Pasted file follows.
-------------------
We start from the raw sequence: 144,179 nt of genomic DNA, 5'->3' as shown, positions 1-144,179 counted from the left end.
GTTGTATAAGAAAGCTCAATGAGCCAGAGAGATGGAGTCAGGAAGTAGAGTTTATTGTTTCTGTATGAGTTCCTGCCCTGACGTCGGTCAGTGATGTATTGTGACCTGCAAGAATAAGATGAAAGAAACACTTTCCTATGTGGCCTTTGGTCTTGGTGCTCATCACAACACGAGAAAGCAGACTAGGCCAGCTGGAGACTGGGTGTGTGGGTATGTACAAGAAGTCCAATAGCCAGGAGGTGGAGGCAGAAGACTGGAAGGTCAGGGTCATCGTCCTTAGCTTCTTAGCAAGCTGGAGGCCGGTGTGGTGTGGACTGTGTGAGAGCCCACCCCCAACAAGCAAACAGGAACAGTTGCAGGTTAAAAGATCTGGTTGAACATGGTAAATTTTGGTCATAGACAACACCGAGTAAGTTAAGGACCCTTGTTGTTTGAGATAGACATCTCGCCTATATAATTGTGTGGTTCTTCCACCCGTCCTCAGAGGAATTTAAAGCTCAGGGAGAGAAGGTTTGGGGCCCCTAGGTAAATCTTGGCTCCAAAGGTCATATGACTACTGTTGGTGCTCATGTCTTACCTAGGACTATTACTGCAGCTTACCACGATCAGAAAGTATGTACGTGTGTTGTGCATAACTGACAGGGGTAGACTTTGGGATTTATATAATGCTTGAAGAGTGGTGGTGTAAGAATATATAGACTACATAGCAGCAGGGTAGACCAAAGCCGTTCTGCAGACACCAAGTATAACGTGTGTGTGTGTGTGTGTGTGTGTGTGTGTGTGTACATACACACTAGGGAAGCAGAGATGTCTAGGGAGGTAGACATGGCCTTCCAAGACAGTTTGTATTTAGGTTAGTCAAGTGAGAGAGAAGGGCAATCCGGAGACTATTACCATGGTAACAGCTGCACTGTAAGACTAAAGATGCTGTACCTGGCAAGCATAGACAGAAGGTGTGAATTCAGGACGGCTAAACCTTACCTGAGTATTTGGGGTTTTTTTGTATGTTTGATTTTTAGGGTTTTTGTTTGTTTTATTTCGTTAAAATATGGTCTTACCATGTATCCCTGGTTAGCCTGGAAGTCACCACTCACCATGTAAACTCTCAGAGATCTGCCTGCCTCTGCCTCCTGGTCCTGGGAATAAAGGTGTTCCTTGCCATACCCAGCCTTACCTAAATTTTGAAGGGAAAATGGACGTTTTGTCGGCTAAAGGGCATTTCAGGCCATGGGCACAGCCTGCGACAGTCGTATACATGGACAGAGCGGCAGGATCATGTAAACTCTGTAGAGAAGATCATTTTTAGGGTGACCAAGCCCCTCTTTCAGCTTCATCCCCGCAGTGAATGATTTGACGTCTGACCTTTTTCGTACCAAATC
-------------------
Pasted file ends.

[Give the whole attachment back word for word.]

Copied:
We start from the raw sequence: 144,179 nt of genomic DNA, 5'->3' as shown, positions 1-144,179 counted from the left end.
GTTGTATAAGAAAGCTCAATGAGCCAGAGAGATGGAGTCAGGAAGTAGAGTTTATTGTTTCTGTATGAGTTCCTGCCCTGACGTCGGTCAGTGATGTATTGTGACCTGCAAGAATAAGATGAAAGAAACACTTTCCTATGTGGCCTTTGGTCTTGGTGCTCATCACAACACGAGAAAGCAGACTAGGCCAGCTGGAGACTGGGTGTGTGGGTATGTACAAGAAGTCCAATAGCCAGGAGGTGGAGGCAGAAGACTGGAAGGTCAGGGTCATCGTCCTTAGCTTCTTAGCAAGCTGGAGGCCGGTGTGGTGTGGACTGTGTGAGAGCCCACCCCCAACAAGCAAACAGGAACAGTTGCAGGTTAAAAGATCTGGTTGAACATGGTAAATTTTGGTCATAGACAACACCGAGTAAGTTAAGGACCCTTGTTGTTTGAGATAGACATCTCGCCTATATAATTGTGTGGTTCTTCCACCCGTCCTCAGAGGAATTTAAAGCTCAGGGAGAGAAGGTTTGGGGCCCCTAGGTAAATCTTGGCTCCAAAGGTCATATGACTACTGTTGGTGCTCATGTCTTACCTAGGACTATTACTGCAGCTTACCACGATCAGAAAGTATGTACGTGTGTTGTGCATAACTGACAGGGGTAGACTTTGGGATTTATATAATGCTTGAAGAGTGGTGGTGTAAGAATATATAGACTACATAGCAGCAGGGTAGACCAAAGCCGTTCTGCAGACACCAAGTATAACGTGTGTGTGTGTGTGTGTGTGTGTGTGTGTGTGTACATACACACTAGGGAAGCAGAGATGTCTAGGGAGGTAGACATGGCCTTCCAAGACAGTTTGTATTTAGGTTAGTCAAGTGAGAGAGAAGGGCAATCCGGAGACTATTACCATGGTAACAGCTGCACTGTAAGACTAAAGATGCTGTACCTGGCAAGCATAGACAGAAGGTGTGAATTCAGGACGGCTAAACCTTACCTGAGTATTTGGGGTTTTTTTGTATGTTTGATTTTTAGGGTTTTTGTTTGTTTTATTTCGTTAAAATATGGTCTTACCATGTATCCCTGGTTAGCCTGGAAGTCACCACTCACCATGTAAACTCTCAGAGATCTGCCTGCCTCTGCCTCCTGGTCCTGGGAATAAAGGTGTTCCTTGCCATACCCAGCCTTACCTAAATTTTGAAGGGAAAATGGACGTTTTGTCGGCTAAAGGGCATTTCAGGCCATGGGCACAGCCTGCGACAGTCGTATACATGGACAGAGCGGCAGGATCATGTAAACTCTGTAGAGAAGATCATTTTTAGGGTGACCAAGCCCCTCTTTCAGCTTCATCCCCGCAGTGAATGATTTGACGTCTGACCTTTTTCGTACCAAATC